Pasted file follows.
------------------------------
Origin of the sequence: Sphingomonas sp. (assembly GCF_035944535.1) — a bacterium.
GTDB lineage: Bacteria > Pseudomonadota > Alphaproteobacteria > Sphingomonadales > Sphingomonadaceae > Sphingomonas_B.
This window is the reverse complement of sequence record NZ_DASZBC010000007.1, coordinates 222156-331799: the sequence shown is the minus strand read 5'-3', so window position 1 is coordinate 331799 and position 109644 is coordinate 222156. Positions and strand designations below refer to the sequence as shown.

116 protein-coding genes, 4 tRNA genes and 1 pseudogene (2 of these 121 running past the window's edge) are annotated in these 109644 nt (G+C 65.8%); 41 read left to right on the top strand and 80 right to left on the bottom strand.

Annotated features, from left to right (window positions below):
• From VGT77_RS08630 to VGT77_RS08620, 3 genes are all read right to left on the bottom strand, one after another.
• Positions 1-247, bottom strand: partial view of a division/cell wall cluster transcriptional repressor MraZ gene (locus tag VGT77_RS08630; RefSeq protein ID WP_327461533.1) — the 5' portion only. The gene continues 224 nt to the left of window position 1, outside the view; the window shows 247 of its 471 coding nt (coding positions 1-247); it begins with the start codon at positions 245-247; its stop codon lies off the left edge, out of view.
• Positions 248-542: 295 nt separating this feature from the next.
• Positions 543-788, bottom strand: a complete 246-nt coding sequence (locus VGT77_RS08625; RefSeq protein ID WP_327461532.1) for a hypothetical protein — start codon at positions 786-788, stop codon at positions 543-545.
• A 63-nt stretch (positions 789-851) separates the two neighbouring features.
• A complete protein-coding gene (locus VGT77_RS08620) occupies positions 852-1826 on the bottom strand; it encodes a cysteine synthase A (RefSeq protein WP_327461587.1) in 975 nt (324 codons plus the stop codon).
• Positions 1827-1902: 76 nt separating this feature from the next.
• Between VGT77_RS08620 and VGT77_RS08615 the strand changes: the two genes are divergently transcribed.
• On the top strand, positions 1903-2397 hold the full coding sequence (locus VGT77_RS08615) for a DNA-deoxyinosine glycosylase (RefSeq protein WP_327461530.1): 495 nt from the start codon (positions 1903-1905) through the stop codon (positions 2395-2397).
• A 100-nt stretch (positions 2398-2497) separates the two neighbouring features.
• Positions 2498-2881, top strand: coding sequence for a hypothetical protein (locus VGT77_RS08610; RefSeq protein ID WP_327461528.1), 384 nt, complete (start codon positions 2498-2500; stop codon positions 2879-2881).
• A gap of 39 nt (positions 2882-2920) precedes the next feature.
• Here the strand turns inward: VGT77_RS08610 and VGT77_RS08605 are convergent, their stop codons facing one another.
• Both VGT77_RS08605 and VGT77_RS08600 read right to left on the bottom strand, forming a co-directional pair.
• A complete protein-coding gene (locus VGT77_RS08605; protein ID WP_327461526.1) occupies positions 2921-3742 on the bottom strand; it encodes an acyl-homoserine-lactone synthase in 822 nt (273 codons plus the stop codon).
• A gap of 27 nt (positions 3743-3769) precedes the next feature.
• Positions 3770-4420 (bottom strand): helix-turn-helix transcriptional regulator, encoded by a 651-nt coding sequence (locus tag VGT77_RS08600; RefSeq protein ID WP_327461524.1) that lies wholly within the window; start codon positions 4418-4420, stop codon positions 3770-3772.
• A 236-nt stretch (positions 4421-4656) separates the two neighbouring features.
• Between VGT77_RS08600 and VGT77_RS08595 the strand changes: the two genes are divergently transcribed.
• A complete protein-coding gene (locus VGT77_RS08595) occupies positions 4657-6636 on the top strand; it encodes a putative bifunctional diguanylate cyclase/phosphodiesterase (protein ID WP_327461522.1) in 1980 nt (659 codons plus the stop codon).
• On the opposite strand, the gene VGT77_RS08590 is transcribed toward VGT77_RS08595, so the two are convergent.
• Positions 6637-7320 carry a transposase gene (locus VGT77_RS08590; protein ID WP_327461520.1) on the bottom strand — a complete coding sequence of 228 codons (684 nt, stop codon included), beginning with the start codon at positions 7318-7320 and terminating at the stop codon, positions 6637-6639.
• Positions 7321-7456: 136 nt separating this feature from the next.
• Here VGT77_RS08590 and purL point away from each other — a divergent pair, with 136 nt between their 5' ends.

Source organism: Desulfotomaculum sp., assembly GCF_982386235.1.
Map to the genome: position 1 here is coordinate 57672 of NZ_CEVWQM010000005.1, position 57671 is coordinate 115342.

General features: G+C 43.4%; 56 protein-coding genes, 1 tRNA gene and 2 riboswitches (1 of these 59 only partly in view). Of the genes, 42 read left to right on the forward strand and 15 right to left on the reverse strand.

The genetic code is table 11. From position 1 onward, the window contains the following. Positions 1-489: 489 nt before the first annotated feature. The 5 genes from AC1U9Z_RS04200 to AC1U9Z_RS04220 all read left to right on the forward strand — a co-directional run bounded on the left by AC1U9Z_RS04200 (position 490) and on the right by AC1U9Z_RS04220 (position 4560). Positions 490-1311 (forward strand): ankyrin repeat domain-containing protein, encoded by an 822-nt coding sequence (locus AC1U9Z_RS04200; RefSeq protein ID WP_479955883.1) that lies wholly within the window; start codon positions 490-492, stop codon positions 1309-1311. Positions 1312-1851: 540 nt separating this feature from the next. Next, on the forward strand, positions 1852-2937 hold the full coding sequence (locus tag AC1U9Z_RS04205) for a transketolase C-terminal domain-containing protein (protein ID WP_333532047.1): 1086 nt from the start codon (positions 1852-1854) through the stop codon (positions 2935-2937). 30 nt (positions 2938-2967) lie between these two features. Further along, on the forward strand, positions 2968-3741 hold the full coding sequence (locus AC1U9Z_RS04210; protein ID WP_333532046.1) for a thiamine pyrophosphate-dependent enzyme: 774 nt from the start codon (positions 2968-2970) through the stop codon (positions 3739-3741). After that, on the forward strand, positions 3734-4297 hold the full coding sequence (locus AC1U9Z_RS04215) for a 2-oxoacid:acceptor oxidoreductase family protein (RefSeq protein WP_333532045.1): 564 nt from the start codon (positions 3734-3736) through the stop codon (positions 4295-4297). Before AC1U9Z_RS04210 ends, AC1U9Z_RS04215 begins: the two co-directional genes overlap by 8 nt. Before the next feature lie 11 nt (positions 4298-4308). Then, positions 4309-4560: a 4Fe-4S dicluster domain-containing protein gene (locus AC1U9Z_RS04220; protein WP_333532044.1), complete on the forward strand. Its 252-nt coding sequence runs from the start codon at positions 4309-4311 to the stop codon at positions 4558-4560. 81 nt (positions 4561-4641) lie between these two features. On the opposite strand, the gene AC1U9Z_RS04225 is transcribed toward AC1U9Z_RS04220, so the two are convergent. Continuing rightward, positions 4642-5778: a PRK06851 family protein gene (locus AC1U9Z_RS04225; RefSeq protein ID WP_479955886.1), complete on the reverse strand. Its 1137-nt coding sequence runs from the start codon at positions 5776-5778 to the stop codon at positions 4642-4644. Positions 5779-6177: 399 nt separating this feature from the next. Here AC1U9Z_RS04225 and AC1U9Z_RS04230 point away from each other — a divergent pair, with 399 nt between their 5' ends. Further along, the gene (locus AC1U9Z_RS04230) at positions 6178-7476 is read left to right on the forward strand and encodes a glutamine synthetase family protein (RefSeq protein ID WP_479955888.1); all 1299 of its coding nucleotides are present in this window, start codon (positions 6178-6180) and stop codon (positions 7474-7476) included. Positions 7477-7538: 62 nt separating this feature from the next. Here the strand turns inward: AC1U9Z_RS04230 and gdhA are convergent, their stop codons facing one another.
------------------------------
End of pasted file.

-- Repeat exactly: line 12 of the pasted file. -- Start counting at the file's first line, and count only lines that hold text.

• Positions 1827-1902: 76 nt separating this feature from the next.